Managers and professionals lose 30 percent of their time in meetings that they could have invested in other productive tasks. Ineffective meetings make professionals lose 31 hours every month, or 4 working days. 95 percent of meeting attendees say they lose focus and miss parts of the meeting, while 39 percent confess to dozing off during meetings!

A survey of 6,500 people from the USA, UK, and Germany found that among the 19 million meetings that were observed, the ineffective meetings cost up to $399 billion in the USA and $58 billion in the UK.

These statistics are from the Atlassian, Attentiv, Cleverism, Condeco, Doodle, Harvard Business Review, HR Digest, KornFerry, National Bureau of Economic Research, ReadyTalk. The Muse, and Timely.

There I was, monitoring a Zoom meeting and a Teams meeting, and the question that came to mind was could I have done it for two Teams meetings or two Zoom meetings? The answer for Teams would be to join one Teams meeting using the Teams Desktop Application and join the second meeting using the Microsoft Teams Web Application.

With Zoom you can also join multiple meetings at the same time using the Zoom desktop client. You can’t, however, host multiple meetings. You do need to have a Business, Enterprise, or Education Zoom account. And you have to contact Zoom Support to have this feature enabled, which could take a few days. And, once the setting is enabled, you can join multiple meetings by using the join URL or going to https://zoom.us/join and typing in the meeting ID. The Join button in the Zoom client only works for the first meeting you want to join.

If you really want to do this, here are the instructions…

  1. Sign in to the Zoom web portal.
  2. In the navigation panel, click Settings.
  3.  Click the Meeting tab.
  4. Under the In Meeting (Basic) section, verify that Join different meetings simultaneously on desktop is enabled.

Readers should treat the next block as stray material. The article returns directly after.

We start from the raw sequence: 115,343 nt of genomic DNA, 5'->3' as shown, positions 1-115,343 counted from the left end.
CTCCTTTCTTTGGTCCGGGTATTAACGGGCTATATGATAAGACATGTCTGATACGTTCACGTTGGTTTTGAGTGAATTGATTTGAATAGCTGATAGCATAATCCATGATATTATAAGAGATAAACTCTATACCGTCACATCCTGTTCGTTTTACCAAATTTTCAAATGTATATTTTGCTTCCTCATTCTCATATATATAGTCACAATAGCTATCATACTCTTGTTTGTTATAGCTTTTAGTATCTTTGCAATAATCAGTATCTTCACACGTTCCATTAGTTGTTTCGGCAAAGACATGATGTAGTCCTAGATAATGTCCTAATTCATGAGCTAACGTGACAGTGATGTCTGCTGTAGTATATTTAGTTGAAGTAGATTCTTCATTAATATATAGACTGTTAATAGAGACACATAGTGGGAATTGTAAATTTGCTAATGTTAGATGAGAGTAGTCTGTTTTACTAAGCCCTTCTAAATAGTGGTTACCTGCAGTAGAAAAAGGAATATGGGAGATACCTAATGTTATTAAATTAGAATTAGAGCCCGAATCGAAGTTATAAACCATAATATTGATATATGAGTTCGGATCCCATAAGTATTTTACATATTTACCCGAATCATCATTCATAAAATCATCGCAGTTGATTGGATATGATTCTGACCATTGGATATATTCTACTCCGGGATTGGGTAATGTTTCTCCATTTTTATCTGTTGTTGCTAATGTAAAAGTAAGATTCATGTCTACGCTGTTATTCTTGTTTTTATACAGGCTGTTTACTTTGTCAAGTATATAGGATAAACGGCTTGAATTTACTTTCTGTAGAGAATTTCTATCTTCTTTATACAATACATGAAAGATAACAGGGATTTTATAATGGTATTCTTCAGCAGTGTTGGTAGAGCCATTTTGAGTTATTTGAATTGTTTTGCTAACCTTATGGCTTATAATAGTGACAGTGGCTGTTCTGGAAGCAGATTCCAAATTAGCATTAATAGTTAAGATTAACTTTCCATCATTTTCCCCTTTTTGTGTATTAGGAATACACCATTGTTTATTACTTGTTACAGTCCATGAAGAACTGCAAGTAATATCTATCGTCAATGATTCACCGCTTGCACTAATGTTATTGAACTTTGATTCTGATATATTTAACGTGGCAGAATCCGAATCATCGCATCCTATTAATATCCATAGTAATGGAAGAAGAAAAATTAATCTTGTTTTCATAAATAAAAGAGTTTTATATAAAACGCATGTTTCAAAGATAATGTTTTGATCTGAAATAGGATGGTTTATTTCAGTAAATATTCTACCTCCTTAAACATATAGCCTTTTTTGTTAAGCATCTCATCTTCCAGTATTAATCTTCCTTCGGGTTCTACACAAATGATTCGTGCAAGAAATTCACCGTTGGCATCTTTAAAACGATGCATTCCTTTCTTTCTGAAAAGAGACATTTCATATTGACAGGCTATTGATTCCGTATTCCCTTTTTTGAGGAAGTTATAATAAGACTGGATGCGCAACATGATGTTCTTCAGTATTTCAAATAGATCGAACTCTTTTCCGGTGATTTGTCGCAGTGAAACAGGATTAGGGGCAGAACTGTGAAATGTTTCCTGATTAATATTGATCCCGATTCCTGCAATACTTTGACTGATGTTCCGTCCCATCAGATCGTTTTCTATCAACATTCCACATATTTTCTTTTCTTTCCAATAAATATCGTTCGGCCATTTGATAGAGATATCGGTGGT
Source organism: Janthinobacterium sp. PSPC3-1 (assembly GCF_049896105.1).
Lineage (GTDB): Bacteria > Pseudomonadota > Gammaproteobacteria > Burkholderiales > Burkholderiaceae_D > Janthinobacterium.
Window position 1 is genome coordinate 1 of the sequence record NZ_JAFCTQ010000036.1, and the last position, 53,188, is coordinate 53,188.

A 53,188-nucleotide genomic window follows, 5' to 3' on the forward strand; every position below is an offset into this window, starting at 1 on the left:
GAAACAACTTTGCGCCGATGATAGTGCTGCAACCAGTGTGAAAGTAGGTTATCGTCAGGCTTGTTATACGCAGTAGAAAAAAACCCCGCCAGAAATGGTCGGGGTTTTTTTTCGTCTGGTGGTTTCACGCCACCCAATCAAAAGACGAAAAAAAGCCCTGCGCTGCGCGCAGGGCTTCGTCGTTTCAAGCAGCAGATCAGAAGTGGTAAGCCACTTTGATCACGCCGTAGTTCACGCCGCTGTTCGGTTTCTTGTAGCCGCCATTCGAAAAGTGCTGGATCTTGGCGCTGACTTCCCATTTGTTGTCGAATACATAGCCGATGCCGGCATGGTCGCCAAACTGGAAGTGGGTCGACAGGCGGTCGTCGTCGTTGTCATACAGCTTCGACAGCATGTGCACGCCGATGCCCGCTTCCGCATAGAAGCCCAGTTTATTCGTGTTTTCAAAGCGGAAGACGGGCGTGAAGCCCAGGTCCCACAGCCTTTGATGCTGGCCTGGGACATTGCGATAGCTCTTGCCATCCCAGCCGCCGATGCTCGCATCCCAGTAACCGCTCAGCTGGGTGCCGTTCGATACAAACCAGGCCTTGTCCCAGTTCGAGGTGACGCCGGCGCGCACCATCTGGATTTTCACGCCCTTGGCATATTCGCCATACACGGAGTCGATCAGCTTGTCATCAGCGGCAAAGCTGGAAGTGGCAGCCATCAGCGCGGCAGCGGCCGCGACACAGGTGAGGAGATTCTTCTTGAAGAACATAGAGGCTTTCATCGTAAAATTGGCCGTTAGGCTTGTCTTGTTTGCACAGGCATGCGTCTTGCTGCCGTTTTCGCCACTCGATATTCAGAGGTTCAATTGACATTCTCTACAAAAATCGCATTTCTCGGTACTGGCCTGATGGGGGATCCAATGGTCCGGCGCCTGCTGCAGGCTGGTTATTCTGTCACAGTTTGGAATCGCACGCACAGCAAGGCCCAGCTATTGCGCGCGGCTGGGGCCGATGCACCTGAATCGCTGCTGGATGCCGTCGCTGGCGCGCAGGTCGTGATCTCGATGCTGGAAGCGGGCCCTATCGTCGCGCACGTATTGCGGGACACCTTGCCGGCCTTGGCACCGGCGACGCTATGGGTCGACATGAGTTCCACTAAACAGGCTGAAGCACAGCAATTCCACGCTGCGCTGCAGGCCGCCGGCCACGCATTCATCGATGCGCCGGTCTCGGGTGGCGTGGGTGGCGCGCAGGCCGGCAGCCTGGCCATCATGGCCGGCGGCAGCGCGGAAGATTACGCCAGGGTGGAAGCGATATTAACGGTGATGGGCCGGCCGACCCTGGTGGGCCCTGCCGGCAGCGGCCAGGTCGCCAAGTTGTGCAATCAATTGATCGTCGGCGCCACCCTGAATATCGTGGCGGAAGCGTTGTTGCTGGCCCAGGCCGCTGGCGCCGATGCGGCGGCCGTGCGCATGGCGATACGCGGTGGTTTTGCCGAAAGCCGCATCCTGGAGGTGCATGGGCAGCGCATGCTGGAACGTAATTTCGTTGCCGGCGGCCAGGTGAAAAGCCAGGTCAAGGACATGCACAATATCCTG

5. If the setting is disabled, click the Status toggle to enable it. If a verification dialog displays, choose Turn On to verify the change.

On the day that you want to join multiple meetings, you can join the first meeting by:

  • Clicking the Join button in the Zoom desktop client;
  • Clicking the join URL; or
  • Navigating to https://zoom.us/join and enter the meeting ID.

For meetings two and three (or more), you have to use the join URL in your browser or manually enter the meeting/webinar ID on https://zoom.us/join, and the Zoom client will automatically launch the additional meeting.

And there you are, unproductive in two or three meetings at the same time!

One reason that so many meetings go on for so long is that everyone is comfortable. They have a tea or a coffee. They may have some biscuits or a doughnut to nibble on. And they are sitting in a comfortable chair. There’s no need for them to rush. And that’s why meetings held with people standing up can be so much quicker and can focus people’s attention. Scrums, as people using the agile framework call them. Although they were originally used for developing software, they are now used by many organizations. A small group of people stand in a room – or on a Zoom call – for a limited period of time. This is often 10 or 15 minutes. What’s been achieved can be reviewed, and what needs to be done can be focused on. And these brief meeting are held frequently, often at the start of the day. And this seems to work well.

I’m inclined to not call a meeting if there isn’t a real purpose for having. You know, it’s always scheduled for the second Tuesday of the month kind of meeting. I think it’s important for the chair to keep the meeting focused. The worse kind of meeting is the one where the chair has to talk at length about everything! And I like the idea of standing up at meetings to encourage everyone to be brief and concise, and focused. And I really don’t want to be in two (or more) meetings at the same time again – even if I know how to do it!

 

Sunday, 28 March 2021

How secure is working from anywhere?

 
As the pandemic passes the year mark, and people have been working from home or wherever they can, the big question is: how are organizations dealing with the many new security issues brought about by supporting a remote workforce? What are the priorities for protecting the network and data? What are the best strategies for protecting this expanded attack surface and the loss of the traditional network perimeter? To find out, Nucleus Cyber/archTIS commissioned Cybersecurity Insiders to conduct a survey of security professionals. The report entitled “The 2021 State of Remote Work Security”, tells us what they found.

Perhaps, not surprisingly, the majority of those surveyed (86%) said they intended to continue supporting their remote workforce even after the pandemic is officially declared over. However, despite this large proportion, three-quarters of respondents noted that they still had serious concerns regarding the security risks of their remote workforce.